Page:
Monday, May 11, 2015

Amy's Review Round-Up

Shot in the Head: A Sister’s Memoir, a Brother’s Struggle
by Katherine Flannery Dering
Bridgeross Communications; March 24, 2014
226 Pages ISBN: 978-1927637210

Book Description
A bittersweet memoir about life and loss. This true story brings to life the experiences of one large family before and after the onset of mental illness. Using a mix of narrative, photographs, emails and pictures of various cherished objects, the book takes the reader into author Katherine Flannery Dering's world of caring for her younger brother Paul, who suffered from schizophrenia.

When her brother developed lung cancer, the author had to step up to help in his care. Maneuvering through the maze of our mental health system, she (and her eight siblings) got to know social workers and     the employees of nursing homes on a first name basis, saw friends and family less often, missed work, and ate fewer meals at home and more fast food.  Along the way, she changed in unforeseen ways, and her perception of her ill brother, Paul, changed as well.

Author Bio
Katherine Flannery Dering, author of Shot in the Head: A Sister’s Memoir, A Brother’s Struggle (Bridgeross Communications; 2014) is the second of ten children. Her younger brother, Paul, was diagnosed with schizophrenia at the age of 16. Busy with her own family and career, she helped with his care only intermittently for many years, but took on a more intense role after her parents death and especially after he developed physical ailments, as well as the psychological ones.  She found herself very moved by the experience and writes about caring for her brother in hopes that it will enlighten the public on the role of caregivers. 
Katherine holds an MFA from Manhattanville College, a BA from Le Moyne College, an MA from the University of Buffalo and a MBA from the University of Minnesota at Duluth. 
Her poetry and essays have appeared in Inkwell Magazine, as well as The Bedford Record Review, Northwords Press, Sensations Magazine, Pandaloon Press, Poetry Motel and Pink Elephant Magazine. A narrative non-fiction piece, which later became a chapter of Shot in the Head, was included in Stories from the Couch, an anthology of essays about coping with mental illness. Dering taught Spanish briefly and is a former CFO at a community bank in New York. She currently serves on the board of directors of a startup bank and actively volunteers with the League of Women Voters and the Northern Westchester Community Center.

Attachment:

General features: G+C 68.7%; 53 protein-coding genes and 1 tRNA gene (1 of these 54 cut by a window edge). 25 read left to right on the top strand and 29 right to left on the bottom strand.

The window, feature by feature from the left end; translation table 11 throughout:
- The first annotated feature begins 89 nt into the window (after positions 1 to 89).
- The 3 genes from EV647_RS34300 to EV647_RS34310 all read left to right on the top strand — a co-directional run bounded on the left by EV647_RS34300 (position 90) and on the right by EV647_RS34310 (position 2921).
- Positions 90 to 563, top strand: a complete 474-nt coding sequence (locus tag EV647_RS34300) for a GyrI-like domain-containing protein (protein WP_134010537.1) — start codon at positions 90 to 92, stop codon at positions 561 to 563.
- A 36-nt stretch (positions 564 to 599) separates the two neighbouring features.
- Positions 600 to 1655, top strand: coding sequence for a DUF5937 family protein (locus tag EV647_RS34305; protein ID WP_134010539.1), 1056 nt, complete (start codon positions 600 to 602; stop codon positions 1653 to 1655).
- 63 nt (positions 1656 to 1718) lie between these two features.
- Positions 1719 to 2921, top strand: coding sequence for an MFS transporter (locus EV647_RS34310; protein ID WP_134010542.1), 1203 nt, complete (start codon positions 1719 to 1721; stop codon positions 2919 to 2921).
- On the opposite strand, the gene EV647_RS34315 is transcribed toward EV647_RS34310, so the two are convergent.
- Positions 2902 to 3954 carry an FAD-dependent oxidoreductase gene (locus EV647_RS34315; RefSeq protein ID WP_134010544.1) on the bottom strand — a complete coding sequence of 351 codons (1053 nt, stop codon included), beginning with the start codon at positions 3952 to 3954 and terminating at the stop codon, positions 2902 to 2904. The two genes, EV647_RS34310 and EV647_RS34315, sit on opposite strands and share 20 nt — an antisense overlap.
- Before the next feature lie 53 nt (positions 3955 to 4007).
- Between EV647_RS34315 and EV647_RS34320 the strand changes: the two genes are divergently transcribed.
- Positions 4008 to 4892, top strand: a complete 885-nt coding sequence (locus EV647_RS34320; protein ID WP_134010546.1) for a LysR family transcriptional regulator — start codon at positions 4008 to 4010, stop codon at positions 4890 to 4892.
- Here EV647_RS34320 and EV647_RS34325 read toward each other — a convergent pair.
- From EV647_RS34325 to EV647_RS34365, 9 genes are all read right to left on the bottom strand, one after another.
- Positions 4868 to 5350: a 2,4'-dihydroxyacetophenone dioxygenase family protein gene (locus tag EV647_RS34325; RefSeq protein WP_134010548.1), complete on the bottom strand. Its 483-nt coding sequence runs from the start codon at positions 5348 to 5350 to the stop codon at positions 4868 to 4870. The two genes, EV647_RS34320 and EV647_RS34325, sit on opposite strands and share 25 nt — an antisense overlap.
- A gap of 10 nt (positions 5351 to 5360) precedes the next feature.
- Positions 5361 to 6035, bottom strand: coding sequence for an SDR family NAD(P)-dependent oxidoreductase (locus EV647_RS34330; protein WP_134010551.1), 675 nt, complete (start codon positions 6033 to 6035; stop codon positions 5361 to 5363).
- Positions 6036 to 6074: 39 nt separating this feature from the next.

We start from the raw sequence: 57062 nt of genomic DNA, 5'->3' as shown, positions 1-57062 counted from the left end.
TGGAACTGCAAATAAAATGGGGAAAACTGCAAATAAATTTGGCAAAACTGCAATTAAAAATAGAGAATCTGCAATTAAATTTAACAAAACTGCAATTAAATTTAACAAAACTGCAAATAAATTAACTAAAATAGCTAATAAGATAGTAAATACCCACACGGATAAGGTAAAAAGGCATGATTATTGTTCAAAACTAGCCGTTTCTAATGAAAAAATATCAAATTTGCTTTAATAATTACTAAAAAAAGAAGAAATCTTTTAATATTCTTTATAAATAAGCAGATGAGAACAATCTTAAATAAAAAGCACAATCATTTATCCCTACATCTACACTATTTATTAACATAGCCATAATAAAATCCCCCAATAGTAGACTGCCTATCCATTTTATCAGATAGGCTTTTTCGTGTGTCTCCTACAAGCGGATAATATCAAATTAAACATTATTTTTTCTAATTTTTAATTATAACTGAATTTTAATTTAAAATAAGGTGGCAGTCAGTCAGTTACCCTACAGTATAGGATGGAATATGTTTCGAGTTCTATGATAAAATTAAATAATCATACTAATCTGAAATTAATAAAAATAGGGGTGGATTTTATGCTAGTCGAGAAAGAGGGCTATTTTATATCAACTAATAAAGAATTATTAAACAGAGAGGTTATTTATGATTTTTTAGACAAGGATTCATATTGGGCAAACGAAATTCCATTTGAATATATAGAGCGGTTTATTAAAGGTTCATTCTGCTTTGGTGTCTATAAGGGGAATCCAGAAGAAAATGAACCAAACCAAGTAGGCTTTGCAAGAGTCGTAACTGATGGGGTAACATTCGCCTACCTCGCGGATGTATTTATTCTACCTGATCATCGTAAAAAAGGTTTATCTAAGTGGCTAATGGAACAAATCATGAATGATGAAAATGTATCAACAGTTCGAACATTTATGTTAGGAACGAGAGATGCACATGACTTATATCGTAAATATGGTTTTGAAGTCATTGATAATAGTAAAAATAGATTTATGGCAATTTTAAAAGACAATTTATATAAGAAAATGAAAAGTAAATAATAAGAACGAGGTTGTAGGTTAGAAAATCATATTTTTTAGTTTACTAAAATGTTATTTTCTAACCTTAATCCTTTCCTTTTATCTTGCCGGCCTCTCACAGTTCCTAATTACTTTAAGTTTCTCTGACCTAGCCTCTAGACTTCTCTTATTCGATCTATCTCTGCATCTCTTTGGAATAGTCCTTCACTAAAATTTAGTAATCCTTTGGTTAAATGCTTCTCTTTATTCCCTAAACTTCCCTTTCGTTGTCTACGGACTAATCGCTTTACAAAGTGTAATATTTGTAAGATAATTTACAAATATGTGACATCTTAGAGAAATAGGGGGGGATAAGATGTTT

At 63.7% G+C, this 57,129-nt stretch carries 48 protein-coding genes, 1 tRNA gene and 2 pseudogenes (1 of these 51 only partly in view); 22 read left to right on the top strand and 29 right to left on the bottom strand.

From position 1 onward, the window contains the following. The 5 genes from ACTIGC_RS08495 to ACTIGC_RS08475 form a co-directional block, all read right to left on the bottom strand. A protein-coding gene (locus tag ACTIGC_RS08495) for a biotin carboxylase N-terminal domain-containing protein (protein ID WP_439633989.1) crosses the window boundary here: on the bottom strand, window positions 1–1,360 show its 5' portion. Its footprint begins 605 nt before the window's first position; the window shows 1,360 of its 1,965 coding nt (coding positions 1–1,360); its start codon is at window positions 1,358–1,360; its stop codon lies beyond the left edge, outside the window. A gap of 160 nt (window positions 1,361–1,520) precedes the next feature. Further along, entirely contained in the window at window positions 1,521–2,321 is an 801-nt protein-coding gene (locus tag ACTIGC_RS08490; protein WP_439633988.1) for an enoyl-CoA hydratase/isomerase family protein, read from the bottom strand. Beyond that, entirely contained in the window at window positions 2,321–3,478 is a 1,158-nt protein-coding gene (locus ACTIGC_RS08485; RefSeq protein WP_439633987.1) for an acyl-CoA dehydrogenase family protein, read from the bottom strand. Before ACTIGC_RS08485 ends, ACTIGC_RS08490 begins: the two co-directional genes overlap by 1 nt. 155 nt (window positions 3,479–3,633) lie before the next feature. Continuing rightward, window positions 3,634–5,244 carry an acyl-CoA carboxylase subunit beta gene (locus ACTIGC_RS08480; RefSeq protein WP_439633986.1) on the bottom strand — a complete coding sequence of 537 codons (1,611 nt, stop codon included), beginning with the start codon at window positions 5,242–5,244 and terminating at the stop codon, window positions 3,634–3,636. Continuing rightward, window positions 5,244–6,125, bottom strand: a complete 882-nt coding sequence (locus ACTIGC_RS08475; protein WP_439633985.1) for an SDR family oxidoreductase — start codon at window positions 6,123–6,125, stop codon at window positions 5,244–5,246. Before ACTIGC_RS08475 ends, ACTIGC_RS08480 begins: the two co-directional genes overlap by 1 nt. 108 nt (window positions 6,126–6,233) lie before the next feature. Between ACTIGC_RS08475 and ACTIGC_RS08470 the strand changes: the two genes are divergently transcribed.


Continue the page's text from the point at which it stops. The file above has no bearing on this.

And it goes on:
For more information please visit and find Katherine on Facebook and Twitter.

Amy's Review: It has been a long time since I have finished a book in one sitting.  The author did a phenomenal job of telling a very difficult story and how herself and her siblings took care of her mentally ill brother.  The photos and emails that were shared brought this story to life.  Her attention to detail about the struggles she dealt with her brother as well as her parents were a real eye opener.  I give this book 5 stars because as a  reader I learned so much about the difficulties families face with loved ones with mental illness.

A Moving Family Story that Restores the Power of Hope

They say that what you don’t know can’t hurt you. They’re wrong.
Colom had the perfect childhood, the much-loved only child of a church pastor. Yet he wakes screaming from dreams in which his sister is drowning and he can’t save her.

Fiona turns to her husband, desperate to help their son. But David will not acknowledge that help is needed—and certainly not help from beyond the church.

Then they find the suicide pledge.

Fiona, in panic, takes Colom and flees . . . but when will she acknowledge that the unnamed demons Colom faces .might be of her and David’s own creation?
This beautifully written and searching novel by poet Gerard Kelly explores the toxicity of secrets, the nature of healing, and the ever-present power of rain.

“A compelling debut novel . . . combines elegance and passion.”
—Derek Wilson

About the Author
Gerard Kelly is a well-known speaker and author of fourteen books. He and his wife live and work in France and cofounded the Blessed Network, a movement of young leaders committed to God’s mission on mainland Europe.

Amy's Review:
Colom is a teenage boy who shows signs of depression, gets into trouble and is accused on bullying.  His mother is at her wits end and his father, who is a pastor, is totally disengaged.  Colom’s friend Daniel commits suicide and during the police investigation it is found that Daniel and Colom were visiting websites that encouraged suicide.  There are many secrets that are destroying Colom and his family. 

This story has a large plot with huge potential but it fell flat.  I was a bit confused with the italicized sections at the end of each chapter, but come to find out they are the voice of a character that you meet at the end of the story. 

I give this a 3 star as it kept me engaged, was a page turner, but it just fell a bit flat.


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